Knowledge of glycobiology can improve your health?

This is the title of Geiske de Ruig’ s talk at TEDxRoermond, site which is definitely worth watching:

http://www.youtube.com/watch?v=2d3CjhEgln0&feature=youtu.be

While I can’t endorse her description of the health benefits of ‘essential sugars’ she does raise some interesting questions. She mentions that pharmaceutical companies have about 50 sugar-based drugs in development. Our white paper gives a list of 7 sugar-based drugs that are on the market, more about and if you include all the different forms of heparin this number would rise to about 40.  Heparin is a widely used anticoagulant, more about which is worth about US$ 3 billion per annum. Regardless of the exact numbers of sugar based drugs in development or on the market these numbers are really small when we consider how many drugs there are.

GlycoMar has been working on the development of sugar-based anti-inflammatories for over 8 years. Our partners at Verona Pharma call this NAIPS – Novel Anti-Inflammatory Polysaccharides, which they are developing for treatment of respiratory inflammation, including asthma, allergic rhinitis and chronic obstructive pulmonary disease (COPD). Our own programme is targeting psoriasis and inflammatory bowel disease.

What is glycobiology?

Wikipedia gives a definition of Glycobiology as “the study of the structure, biosynthesis, and biology of saccharides (sugar chains or glycans) that are widely distributed in nature”. Despite the importance of glycobiology to most biological processes it remains underdeveloped – we have not yet seen a ‘glycomic’ revolution to match genomics and proteomics. The growth of glycobiology continues to be restricted by the technical challenges: synthesis of saccharides is not template-driven like genomics and proteomics, there is no sequencing tool to allow us to rapidly characterise the structure of saccharides, and the potential chemical diversity of saccharides is orders of magnitude greater than equivalent nucleic acid or peptide molecules (see Turnbull & Field  2007 Nature Chemical Biology 3(2), pp74-77).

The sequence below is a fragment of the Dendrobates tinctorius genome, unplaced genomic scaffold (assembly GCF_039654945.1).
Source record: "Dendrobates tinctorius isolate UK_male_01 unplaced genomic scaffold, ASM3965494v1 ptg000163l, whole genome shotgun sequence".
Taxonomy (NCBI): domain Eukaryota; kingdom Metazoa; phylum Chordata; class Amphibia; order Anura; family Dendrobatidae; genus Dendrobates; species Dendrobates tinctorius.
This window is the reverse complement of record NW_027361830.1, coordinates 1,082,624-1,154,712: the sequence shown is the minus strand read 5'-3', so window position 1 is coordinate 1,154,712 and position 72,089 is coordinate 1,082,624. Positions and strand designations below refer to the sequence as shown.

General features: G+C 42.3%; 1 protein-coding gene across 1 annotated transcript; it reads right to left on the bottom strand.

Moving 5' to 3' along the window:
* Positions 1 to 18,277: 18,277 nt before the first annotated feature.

Why should we be interested in glycobiology?

Saccharides play a number of important roles in biology:

  • the glycosylation of proteins is important to protein function and optimisation of glycosylation is recognised as important for modern biologic drugs (for example http://www.glycotope.com/);
  • innate immunity where saccharides are important for the recognition of ‘non-self’;
  • inflammation and cancer where saccharides are important for cellular interactions and migration;
  • structural saccharides such as the glycosaminoglycans in cartilage and connective tissue;
  • secreted saccharides which form mucus and slime; and,
  • dietary saccharides, such as prebiotics, play a role in maintaining a healthy gut microbiome.

Saccharides cover the surface of all cells – the ‘glycocalyx’ – and so play a fundamental role in cell-cell interactions and the interaction of signalling molecules with the cell. In inflammation, for example, the interaction of inflammatory cells with the vascular endothelium critically involves saccharides (see http://bme.virginia.edu/ley/ for a full description.).

At GlycoMar we are harnessing marine glycobiology to develop new anti-inflammatory drugs, and others developing saccharides as drugs include Progen Pharmaceuticals working in cancer metastasis and Endotis Pharma working on several disease indications. We believe that knowledge of glycobiology can improve health, and hope to see many more organisations developing novel glycotherapies.